KINGSBURG – If construction goes as planned, by the end of summer, Kingsburg residents and businesses will have the option of connecting to a new fiber optic network that will provide the city with high-speed internet services.
Last year, Kingsburg residents were asked to participate in an online survey, the purpose of which was to determine how best the city should use American Rescue Plan Act (ARPA) funds. The survey presented respondents with different city-centered projects and asked them to prioritize each project. Residents said that the installation of a fiber optic broadband infrastructure was most critical to the city’s needs.
The city negotiated the infrastructure proposal with Kingsburg Media Foundation (KBMF), ISP (internet service provider), and fiber optic provider CVIN/Vast Networks last August. Construction broke ground March 1, 2023.
“We’re finishing up phase one,” KBMF chief marketing officer Brian Griffin said. “We are pulling fiber for phase two and three.” Once all phases are completed, KBMF will begin connecting subscribers.
According to Griffin, if all goes as planned, the construction should be completed by the end of summer. Griffin said they are actually running ahead of schedule, but noted it is too early to know how many residents have decided to change ISPs.
“We have around 200 to 300 on our pre-sign list,” he said. He added it is possible that half of Kingsburg’s population – over 6,000 – may migrate to the new network.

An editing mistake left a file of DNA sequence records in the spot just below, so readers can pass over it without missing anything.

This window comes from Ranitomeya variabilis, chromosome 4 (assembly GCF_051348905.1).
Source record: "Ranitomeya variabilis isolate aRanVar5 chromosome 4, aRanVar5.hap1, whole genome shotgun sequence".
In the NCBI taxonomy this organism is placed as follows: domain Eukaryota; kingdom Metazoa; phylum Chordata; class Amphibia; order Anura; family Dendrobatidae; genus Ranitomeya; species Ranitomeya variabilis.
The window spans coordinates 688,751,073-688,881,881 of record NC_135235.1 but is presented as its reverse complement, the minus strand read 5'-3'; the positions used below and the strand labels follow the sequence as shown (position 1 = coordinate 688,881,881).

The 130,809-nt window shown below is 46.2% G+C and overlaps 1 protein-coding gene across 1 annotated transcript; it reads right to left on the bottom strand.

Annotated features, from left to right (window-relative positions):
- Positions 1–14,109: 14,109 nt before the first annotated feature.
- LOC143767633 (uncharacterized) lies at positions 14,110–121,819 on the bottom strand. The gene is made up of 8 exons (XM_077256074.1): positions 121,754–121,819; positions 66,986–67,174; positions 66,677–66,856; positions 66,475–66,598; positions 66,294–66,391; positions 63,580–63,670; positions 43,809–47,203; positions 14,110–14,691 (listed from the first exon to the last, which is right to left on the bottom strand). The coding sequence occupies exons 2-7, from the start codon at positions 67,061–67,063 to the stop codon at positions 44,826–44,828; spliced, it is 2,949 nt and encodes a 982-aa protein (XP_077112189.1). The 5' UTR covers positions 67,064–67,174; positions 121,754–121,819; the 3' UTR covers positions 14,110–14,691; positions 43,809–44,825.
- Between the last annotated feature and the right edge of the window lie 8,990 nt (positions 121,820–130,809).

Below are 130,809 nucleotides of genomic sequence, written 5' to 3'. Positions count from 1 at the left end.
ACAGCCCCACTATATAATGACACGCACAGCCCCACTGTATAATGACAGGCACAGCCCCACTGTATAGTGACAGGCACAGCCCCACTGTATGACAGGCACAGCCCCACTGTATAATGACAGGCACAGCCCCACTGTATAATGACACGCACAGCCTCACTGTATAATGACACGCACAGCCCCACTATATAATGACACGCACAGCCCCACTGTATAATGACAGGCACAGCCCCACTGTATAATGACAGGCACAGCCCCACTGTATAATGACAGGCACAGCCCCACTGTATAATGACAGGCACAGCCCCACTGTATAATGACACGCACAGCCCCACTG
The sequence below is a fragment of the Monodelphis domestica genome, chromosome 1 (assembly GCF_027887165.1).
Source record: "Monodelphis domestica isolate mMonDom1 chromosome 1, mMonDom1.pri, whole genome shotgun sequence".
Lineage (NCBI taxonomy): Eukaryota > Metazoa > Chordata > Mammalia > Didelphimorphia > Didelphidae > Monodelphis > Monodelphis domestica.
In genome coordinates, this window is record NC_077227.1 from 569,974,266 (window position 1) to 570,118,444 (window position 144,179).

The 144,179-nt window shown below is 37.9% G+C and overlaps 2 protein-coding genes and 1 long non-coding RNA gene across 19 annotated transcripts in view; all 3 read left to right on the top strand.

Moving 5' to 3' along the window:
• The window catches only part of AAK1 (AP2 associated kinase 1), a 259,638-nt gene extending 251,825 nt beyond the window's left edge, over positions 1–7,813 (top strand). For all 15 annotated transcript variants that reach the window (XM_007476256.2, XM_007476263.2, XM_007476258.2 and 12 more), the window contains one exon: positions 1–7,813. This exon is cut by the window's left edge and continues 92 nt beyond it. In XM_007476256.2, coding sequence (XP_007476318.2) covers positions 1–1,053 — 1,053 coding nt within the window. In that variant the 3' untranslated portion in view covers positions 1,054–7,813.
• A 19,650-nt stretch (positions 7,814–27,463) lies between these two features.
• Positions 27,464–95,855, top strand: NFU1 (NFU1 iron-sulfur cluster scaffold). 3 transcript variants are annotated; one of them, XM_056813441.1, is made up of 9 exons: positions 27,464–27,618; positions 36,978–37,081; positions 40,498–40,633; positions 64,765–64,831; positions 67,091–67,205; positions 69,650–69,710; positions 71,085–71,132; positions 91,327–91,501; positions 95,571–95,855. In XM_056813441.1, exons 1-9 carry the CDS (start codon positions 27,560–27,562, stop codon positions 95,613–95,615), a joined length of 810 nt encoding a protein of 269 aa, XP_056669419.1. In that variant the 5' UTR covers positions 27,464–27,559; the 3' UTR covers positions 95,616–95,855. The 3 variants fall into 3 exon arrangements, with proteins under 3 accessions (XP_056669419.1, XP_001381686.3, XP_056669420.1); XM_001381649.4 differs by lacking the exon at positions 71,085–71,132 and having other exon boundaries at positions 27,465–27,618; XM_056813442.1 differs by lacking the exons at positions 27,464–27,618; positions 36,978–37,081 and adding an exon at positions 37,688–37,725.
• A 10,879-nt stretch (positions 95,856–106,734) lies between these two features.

The scope of the project is impressive. The infrastructure consists of fiber optic cable and conduit spread out over nearly 17 miles or roughly 90,500 feet. The construction process included directional boring, open trenching and micro-trenching. Strategically placed access points allow internet access for all homes and businesses via Wi-Fi; however, direct fiber connection is available depending upon location.
According to a buildout map presented to the city council, the project extends westward to Bethel Avenue. The southern boundary is East Clarkson Avenue at Kingsburg Cemetery. The northern boundary is East Kamm Avenue; the eastern boundary runs along South Madsen Street.
The city financed the project through a $2,200,000 loan to KBMF. The loan included $1,000,000 in ARPA funds. KBMF agreed to repay the loan over eight years at 4% interest, with the city earning over $374,000 in interest.
Notably, at the height of the COVID pandemic, Kingsburg city officials also received several complaints from citizens about poor internet speed and about the lack of existing internet options. In the recent survey, residents also responded that they wanted more public safety cameras installed throughout the city, which would affect the city’s network infrastructure.